My first exposure to Bill Bryson was "A Walk In The Woods" which is about his desire to leave modern America behind and go for a stroll along the Appalachian Trail. I love that book and found it to be hysterical and at other times very sensible in his commentary about the world around us."Notes From A Small Island" also reflects his desire to stroll through countrysides and insert some social commentary about the communities he encounters. But this time his location is Great Britain and it is a farewell tour of the country he called his home for over 20 years.Not being British and having never been to any part of Britain I must admit I was at a total loss for many of the references he makes about the culture (pop to political) and the language. I constantly felt like a bit of an outsider listening in to some great inside jokes that flew right over my head.But the sections where he described human nature in general, or the portions about Scotland where I did have some personal frame of reference thanks to a Scottish roommate in college, I found to be very funny and entertaining. It is obvious this book was written about Britain for a British audience and because of it I had a nice descriptive tour of the geography, the people and, of course, the wet weather.I was a little surprised by the sudden brash insertions of vulgarity and showy tell-offs of people who happened to annoy him. I don't really recall that style from my reading of "A Walk In The Woods" but maybe I just don't remember it because I was laughing too hard. I swear myself all the time so it wasn't offensive personally, but it felt like it was thrown in there purposefully to fit in or something.I also tired of his constant criticism of the architectural horrors - even though I agree with his frustration and anger about it. Just hammered that point a little too often for my tastes. I get it - stupid architects destroyed pieces of history left and right for shopping plazas which is blasphemy. More about the human interest please, which he writes very well.Overall the book was an easy read that could be picked up and put down without problem so it would be great to read on a commute or in between other books. It was entertaining enough but I would recommend more for people not completely clueless like me about Britain - the humor would be appreciated much more.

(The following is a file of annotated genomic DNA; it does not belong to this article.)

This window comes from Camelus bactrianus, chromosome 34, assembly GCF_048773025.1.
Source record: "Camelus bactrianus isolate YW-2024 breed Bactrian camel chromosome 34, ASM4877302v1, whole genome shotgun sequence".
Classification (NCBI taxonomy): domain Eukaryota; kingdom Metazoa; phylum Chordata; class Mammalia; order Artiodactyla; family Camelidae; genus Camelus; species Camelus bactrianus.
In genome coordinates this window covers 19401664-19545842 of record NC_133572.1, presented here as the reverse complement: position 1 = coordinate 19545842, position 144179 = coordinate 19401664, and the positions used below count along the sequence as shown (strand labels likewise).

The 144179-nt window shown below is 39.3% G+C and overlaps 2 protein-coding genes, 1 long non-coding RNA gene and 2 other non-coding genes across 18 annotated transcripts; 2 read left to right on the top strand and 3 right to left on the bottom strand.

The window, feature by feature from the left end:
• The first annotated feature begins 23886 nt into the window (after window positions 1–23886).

Bryson is like a lazy armchair traveler that actually gets up and goes to all of those places that we think we should see and usually don't. Unlike brisk capable travel writers like Rick Steves or Paul Theroux, Bryson seems more like us. He's a Goldilocks whining about soup that is too hot or the bed is too hard. Since he has such a critical sometimes whiny eye, when he does find the right fit like Edinburgh or Salisbury, I know I would love it too. The railway details got a bit dense but, overall it was delicious honey in a big steaming cup of Anglophile tea.

Carl Nelson